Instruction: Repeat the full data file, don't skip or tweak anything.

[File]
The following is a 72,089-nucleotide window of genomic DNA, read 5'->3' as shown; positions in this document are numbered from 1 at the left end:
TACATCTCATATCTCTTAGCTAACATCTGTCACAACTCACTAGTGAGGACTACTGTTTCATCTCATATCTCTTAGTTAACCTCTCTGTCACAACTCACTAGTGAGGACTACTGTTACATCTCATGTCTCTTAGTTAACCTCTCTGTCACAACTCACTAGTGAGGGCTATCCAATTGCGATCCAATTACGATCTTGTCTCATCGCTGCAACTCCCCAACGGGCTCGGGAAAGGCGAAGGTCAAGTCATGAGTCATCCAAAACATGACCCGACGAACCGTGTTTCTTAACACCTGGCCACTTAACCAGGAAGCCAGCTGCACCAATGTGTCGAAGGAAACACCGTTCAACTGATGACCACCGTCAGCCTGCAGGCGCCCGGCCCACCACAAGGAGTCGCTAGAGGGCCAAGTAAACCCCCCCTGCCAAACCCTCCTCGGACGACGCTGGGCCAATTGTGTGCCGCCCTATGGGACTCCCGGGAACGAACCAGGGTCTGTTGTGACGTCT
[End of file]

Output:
The following is a 72,089-nucleotide window of genomic DNA, read 5'->3' as shown; positions in this document are numbered from 1 at the left end:
TACATCTCATATCTCTTAGCTAACATCTGTCACAACTCACTAGTGAGGACTACTGTTTCATCTCATATCTCTTAGTTAACCTCTCTGTCACAACTCACTAGTGAGGACTACTGTTACATCTCATGTCTCTTAGTTAACCTCTCTGTCACAACTCACTAGTGAGGGCTATCCAATTGCGATCCAATTACGATCTTGTCTCATCGCTGCAACTCCCCAACGGGCTCGGGAAAGGCGAAGGTCAAGTCATGAGTCATCCAAAACATGACCCGACGAACCGTGTTTCTTAACACCTGGCCACTTAACCAGGAAGCCAGCTGCACCAATGTGTCGAAGGAAACACCGTTCAACTGATGACCACCGTCAGCCTGCAGGCGCCCGGCCCACCACAAGGAGTCGCTAGAGGGCCAAGTAAACCCCCCCTGCCAAACCCTCCTCGGACGACGCTGGGCCAATTGTGTGCCGCCCTATGGGACTCCCGGGAACGAACCAGGGTCTGTTGTGACGTCT